Dead Simple, the first book in the Roy Grace series, immediately demonstrated that James was not content to simply reheat the clichés of the genre, and Looking Good Dead showed a similar willingness to reinvigorate the genre. Dead Tomorrow, the fifth entry, keeps up the momentum (with the usual vivid evocation of Roy Grace’s – and Peter James' – Brighton). Of course, if the police procedural field does nothing for you, there's nothing to say. But aficionados will be in seventh heaven. --Barry Forshaw --This text refers to an out of print or unavailable edition of this title.


An exciting, fast, satisfying read. --Eurocrime

One of the most fiendishly clever crime fiction plotters. --The Daily Mail

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Customer Reviews

4.5 out of 5 stars

Most Helpful Customer Reviews

64 of 70 people found the following review helpful By Andy Edwards VINE VOICE on 21 Aug. 2009
Format: Hardcover
Peter James continues his fine Roy Grace series with another quite superb tale. Every story is rooted in Brighton, and this one is no exception, and the inventive and original plotlines and the characterisation of the main players lift these above ordinary detective fiction. Having dealt with fraud, Internet porn, identity theft, and a host of other topics in previous novels, James turns his attention to the trade in human organs - and he does it with his customary attention to detail, to the extent that you end up feeling you have been educated as well as entertained.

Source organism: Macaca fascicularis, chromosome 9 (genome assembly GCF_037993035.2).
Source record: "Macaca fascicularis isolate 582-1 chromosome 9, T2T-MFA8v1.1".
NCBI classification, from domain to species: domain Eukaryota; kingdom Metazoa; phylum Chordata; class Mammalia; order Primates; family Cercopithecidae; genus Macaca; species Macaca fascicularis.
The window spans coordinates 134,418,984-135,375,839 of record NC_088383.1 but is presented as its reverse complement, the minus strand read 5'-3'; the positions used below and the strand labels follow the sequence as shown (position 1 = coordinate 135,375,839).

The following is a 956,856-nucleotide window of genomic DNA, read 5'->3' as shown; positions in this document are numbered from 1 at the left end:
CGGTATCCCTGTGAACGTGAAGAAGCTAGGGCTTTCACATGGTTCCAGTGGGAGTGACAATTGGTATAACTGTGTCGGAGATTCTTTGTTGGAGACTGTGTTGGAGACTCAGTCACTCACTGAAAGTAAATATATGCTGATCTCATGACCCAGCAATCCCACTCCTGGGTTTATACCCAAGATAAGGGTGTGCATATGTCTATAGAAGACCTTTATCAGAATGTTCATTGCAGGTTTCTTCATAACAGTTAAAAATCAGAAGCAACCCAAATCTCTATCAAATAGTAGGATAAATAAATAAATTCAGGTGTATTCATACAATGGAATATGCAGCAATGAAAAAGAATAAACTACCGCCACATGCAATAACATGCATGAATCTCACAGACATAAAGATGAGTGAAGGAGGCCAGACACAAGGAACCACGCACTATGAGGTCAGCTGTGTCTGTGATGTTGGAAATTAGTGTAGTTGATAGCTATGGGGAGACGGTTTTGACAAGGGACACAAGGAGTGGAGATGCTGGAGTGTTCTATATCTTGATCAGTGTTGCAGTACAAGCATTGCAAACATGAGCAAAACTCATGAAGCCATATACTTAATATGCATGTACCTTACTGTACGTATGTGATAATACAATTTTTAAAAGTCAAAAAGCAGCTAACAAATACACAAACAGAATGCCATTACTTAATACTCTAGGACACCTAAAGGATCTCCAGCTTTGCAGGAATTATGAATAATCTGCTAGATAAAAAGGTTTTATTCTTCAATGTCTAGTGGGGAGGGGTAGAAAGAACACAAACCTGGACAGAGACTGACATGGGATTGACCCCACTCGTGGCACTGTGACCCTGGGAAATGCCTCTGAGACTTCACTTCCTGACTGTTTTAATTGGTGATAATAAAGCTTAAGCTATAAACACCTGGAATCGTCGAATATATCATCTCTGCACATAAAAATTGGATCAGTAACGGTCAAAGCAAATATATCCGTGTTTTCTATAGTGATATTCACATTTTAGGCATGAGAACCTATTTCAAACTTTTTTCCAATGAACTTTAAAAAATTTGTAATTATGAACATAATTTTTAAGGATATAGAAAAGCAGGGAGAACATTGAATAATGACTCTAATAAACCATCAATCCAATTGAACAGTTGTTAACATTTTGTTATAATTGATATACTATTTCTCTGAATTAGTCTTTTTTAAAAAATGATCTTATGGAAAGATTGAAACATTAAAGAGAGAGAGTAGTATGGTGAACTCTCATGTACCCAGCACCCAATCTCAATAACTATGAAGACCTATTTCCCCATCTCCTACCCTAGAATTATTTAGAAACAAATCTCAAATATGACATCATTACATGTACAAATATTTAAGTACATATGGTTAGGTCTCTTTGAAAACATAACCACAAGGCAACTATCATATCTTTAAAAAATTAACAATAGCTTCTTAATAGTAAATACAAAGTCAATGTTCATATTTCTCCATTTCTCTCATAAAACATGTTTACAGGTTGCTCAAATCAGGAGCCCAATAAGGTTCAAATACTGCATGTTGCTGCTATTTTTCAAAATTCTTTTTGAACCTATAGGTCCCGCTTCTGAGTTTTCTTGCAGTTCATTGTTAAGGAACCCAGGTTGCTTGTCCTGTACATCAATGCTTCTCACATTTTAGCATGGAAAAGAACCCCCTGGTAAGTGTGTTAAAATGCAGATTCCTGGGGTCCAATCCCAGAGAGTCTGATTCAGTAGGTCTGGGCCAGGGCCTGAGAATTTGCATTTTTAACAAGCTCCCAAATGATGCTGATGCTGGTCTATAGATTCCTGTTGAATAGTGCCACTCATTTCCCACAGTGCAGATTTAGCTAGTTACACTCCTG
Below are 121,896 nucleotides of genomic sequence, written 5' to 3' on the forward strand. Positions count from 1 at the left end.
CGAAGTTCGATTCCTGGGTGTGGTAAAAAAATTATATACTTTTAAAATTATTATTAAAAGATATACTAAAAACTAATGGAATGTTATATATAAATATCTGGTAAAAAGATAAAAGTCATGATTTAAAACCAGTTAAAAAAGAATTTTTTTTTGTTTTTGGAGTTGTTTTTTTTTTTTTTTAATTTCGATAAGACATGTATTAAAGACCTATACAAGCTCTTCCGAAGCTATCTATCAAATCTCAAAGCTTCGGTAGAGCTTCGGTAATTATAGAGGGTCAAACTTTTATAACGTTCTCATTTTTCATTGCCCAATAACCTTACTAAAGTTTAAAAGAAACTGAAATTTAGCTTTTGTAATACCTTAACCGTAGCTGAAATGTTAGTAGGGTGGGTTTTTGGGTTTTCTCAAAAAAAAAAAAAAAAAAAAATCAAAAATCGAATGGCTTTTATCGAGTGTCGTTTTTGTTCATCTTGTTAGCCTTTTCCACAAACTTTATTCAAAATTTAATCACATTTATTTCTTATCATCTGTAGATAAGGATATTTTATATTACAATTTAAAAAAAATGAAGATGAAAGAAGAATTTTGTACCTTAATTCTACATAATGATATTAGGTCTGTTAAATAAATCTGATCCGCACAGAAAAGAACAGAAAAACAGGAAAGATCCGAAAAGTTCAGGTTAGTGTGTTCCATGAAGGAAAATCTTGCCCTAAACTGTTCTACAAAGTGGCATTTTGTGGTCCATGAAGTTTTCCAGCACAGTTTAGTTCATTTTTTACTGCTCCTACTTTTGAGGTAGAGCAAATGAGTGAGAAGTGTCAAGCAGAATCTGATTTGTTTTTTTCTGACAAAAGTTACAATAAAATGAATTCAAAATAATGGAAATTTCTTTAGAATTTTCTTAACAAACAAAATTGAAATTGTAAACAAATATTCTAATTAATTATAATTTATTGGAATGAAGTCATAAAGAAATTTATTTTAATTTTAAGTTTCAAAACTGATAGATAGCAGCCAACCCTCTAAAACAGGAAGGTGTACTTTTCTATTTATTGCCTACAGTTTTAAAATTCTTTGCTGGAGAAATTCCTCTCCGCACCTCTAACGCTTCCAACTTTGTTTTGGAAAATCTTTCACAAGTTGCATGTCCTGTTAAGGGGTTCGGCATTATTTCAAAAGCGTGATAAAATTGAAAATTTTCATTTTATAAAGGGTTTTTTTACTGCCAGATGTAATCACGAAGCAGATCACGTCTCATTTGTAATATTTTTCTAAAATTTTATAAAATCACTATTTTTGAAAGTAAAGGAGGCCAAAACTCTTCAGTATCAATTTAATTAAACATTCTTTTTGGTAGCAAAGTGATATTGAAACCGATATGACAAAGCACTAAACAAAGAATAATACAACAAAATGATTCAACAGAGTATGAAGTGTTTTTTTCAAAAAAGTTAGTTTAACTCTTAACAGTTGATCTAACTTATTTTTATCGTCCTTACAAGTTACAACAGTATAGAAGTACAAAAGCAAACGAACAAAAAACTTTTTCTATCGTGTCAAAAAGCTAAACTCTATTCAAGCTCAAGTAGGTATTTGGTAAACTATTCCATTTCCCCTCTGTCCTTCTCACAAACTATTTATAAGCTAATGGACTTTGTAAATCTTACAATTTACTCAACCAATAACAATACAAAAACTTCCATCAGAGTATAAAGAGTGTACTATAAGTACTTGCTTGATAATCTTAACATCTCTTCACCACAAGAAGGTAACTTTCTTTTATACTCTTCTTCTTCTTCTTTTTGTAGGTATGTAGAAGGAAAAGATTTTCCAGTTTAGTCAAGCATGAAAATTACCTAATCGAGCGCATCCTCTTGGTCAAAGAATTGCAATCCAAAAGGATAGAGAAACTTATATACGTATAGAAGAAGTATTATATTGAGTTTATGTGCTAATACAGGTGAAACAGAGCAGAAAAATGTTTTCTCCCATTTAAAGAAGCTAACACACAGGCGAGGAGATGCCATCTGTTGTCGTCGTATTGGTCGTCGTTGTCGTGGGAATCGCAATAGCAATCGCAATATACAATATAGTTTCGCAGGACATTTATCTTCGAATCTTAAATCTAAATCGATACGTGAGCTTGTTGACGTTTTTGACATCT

Roy Grace is a satisfyingly complex character, with enough of the standard "policeman" traits to be recognisable, but with some original flaws and failings which complicate his private life (and sometimes his professional career). His colleagues are similarly brought to life, with the minimum of stereotyping, and the villains are believable and , well, villainous.

In "Dead Tomorrow" the investigation is woven with moral issues, (I won't say more, as I don't want to spoil the story), which James handles superbly, without ever preaching. The plot develops at a satisfying pace, and as the reader, you see the whole thing as the threads are brought together, but this never feels predictable, such is James skill with plot twists.

All in all a worthy addition to the series, it's just a shame we have to wait for the next one. If you are new to these, I suggest you pick up at the beginning (Dead Simple) and work forward from there - not that you can't read Dead Tomorrow as a stand alone, but you'll get so much more from it, having read the others first - oh and the nearest comparison to these novels (for me anyway) are the Inspector Banks series, by Peter Robinson, if you enjoy those, Grace should be right up your street.
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2 of 2 people found the following review helpful By PAPlod on 17 Feb. 2010
Format: Paperback